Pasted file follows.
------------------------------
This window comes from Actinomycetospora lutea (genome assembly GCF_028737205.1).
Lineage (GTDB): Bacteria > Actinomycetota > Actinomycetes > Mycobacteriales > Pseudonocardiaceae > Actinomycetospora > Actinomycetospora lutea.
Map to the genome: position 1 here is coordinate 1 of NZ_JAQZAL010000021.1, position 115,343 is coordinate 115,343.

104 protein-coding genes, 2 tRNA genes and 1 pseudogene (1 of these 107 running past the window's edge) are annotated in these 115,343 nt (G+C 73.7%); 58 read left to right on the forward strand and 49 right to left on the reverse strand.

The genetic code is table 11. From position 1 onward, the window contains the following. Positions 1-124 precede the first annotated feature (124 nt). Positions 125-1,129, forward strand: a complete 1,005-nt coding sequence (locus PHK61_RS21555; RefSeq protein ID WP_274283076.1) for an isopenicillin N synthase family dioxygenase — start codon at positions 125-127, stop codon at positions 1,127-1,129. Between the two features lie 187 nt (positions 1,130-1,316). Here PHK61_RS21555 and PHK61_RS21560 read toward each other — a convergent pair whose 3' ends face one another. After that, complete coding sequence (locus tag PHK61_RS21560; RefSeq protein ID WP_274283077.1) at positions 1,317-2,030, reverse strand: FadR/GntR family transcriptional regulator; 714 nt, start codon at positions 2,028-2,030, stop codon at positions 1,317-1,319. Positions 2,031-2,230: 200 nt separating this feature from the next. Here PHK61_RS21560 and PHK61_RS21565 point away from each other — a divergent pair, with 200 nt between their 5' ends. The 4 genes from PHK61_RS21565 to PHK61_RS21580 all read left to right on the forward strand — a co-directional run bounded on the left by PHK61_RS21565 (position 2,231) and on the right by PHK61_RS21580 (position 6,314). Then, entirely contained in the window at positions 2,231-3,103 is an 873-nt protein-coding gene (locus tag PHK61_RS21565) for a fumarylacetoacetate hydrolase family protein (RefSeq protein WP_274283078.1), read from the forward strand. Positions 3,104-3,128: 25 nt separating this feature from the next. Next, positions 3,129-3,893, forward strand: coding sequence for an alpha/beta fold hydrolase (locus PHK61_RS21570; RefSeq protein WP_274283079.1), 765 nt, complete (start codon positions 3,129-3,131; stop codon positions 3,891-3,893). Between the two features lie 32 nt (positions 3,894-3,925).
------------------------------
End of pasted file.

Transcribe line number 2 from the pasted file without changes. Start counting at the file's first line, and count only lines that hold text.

Lineage (GTDB): Bacteria > Actinomycetota > Actinomycetes > Mycobacteriales > Pseudonocardiaceae > Actinomycetospora > Actinomycetospora lutea.